On Sunday, May 10, Egypt’s official statistics agency CAPMAS announced that the country’s annual urban price inflation rate increased to 5.9 percent in April from 5.1 percent in March. This is a rate higher than analysts had expected on the back of rising food prices.
Although being one of the African countries with the highest number of coronavirus (COVID-19) cases, the African country has not witnessed panic buying seen in other countries. However, the demand for food and other services surged in April, ahead of the Muslim holy month of Ramadam.
Allen Sandeep, head of research at Naeem Brokerage told Reuters that the country expected a surge in Ramadan but the rate of increase is higher than anticipated. “In the two weeks preceding the holy month, there was a lot of buying activity and a demand push across the board. We could possibly see some easing in May,” he said, adding that the increase was still not a cause for concern.
For a while, Egypt has been witnessing a rise in month-on-month urban inflation, which accelerated to 1.3 percent compared with 0.6 percent in March, CAPMAS said. The agency also reported that core inflation, which excludes goods such as food, also increased to 2.54 percent year-on-year in April, from 1.89 percent in March.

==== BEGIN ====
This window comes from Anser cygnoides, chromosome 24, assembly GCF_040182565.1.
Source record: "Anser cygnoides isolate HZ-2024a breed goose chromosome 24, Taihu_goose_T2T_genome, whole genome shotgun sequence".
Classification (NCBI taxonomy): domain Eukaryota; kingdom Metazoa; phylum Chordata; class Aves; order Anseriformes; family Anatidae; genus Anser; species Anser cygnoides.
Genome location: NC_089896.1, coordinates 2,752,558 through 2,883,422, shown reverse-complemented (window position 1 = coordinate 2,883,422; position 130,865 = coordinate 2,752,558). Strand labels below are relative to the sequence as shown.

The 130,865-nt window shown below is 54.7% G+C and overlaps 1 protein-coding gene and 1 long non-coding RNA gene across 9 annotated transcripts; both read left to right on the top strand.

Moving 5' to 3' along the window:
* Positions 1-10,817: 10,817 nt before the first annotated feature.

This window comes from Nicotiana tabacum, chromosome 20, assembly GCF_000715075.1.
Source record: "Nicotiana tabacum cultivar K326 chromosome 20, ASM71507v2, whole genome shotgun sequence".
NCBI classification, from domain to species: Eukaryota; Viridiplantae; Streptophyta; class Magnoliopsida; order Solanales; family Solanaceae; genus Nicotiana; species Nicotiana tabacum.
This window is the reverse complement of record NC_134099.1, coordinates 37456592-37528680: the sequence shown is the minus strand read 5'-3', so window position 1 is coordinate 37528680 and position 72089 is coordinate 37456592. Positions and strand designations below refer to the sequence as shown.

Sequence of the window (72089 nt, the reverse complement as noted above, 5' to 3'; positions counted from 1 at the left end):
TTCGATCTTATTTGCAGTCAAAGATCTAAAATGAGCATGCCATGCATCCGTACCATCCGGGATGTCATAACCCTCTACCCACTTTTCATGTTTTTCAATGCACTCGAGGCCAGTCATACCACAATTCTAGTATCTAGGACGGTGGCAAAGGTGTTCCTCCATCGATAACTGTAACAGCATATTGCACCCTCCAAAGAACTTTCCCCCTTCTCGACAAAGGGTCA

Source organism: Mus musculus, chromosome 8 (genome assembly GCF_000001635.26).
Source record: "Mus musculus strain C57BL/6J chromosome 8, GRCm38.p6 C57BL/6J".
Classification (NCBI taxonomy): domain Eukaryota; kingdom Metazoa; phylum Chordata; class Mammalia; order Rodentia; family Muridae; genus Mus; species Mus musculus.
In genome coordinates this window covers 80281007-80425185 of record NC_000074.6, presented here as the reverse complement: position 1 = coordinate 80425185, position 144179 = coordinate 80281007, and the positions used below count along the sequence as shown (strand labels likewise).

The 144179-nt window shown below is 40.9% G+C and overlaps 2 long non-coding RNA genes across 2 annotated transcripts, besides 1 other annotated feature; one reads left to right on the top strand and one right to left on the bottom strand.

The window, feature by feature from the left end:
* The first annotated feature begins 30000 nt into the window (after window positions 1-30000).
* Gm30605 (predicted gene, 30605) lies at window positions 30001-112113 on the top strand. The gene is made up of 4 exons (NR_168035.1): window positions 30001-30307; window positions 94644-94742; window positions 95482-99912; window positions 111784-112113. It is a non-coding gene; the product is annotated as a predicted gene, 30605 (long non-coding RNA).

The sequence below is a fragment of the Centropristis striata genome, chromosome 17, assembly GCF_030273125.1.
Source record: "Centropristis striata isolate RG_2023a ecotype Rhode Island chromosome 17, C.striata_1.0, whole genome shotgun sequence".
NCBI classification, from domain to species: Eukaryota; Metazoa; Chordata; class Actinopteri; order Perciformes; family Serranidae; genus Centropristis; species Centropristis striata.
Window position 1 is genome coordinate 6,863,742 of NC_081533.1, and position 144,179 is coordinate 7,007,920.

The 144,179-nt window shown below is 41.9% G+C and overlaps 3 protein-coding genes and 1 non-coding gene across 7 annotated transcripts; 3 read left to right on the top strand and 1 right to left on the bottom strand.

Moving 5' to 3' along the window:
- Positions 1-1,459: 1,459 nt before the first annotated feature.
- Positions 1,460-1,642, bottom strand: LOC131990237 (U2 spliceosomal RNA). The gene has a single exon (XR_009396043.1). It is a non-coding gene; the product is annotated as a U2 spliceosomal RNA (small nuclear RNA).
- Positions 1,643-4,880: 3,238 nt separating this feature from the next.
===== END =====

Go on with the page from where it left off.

Egypt is facing the economic impact from the spread of the new coronavirus. The country has recorded over 9,400 cases of the virus, 2,075 have recovered and 525 died so far.
In curbing the spread of the virus, the country imposed a nightly curfew, closed schools and universities, shut restaurants and cafes, and cancelled flights. The partial lockdown threatens the livelihoods of the country’s 100 million residents, one of three of whom are already living in poverty.
This has also affected the country’s revenue generation and has put a halt on exporting and importing goods and services while taking a drastic toll on the tourism sector which is also a major source of revenue.
Last month, Egypt asked the International Monetary Fund for financial assistance to help deal with the impact of the pandemic on its economy, and is seeking a Stand-By Arrangement (SBA) loan as well as emergency financing under a Rapid Financing Instrument (RFI) loan.
According to analysts and information on the IMF website, Egypt is potentially eligible for as much as $2.78 billion under the RFI and about $4 billion per year under the SBA. Currently, the country’s currency is trading at around 15 Egyptian pounds to a dollar.